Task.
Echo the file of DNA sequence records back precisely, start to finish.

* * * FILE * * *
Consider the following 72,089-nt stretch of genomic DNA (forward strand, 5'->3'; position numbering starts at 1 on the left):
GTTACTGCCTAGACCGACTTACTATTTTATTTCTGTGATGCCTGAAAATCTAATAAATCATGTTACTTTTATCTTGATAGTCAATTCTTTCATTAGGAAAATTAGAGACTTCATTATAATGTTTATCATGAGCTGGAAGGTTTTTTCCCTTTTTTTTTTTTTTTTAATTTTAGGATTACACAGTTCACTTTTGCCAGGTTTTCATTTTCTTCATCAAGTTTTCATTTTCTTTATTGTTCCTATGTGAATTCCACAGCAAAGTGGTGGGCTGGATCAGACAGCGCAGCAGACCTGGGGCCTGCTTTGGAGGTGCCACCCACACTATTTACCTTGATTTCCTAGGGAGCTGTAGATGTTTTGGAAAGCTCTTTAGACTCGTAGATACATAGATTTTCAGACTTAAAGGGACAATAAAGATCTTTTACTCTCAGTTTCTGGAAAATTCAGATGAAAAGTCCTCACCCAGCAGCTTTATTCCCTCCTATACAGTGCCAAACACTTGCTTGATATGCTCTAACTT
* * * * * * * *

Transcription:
Consider the following 72,089-nt stretch of genomic DNA (forward strand, 5'->3'; position numbering starts at 1 on the left):
GTTACTGCCTAGACCGACTTACTATTTTATTTCTGTGATGCCTGAAAATCTAATAAATCATGTTACTTTTATCTTGATAGTCAATTCTTTCATTAGGAAAATTAGAGACTTCATTATAATGTTTATCATGAGCTGGAAGGTTTTTTCCCTTTTTTTTTTTTTTTTAATTTTAGGATTACACAGTTCACTTTTGCCAGGTTTTCATTTTCTTCATCAAGTTTTCATTTTCTTTATTGTTCCTATGTGAATTCCACAGCAAAGTGGTGGGCTGGATCAGACAGCGCAGCAGACCTGGGGCCTGCTTTGGAGGTGCCACCCACACTATTTACCTTGATTTCCTAGGGAGCTGTAGATGTTTTGGAAAGCTCTTTAGACTCGTAGATACATAGATTTTCAGACTTAAAGGGACAATAAAGATCTTTTACTCTCAGTTTCTGGAAAATTCAGATGAAAAGTCCTCACCCAGCAGCTTTATTCCCTCCTATACAGTGCCAAACACTTGCTTGATATGCTCTAACTT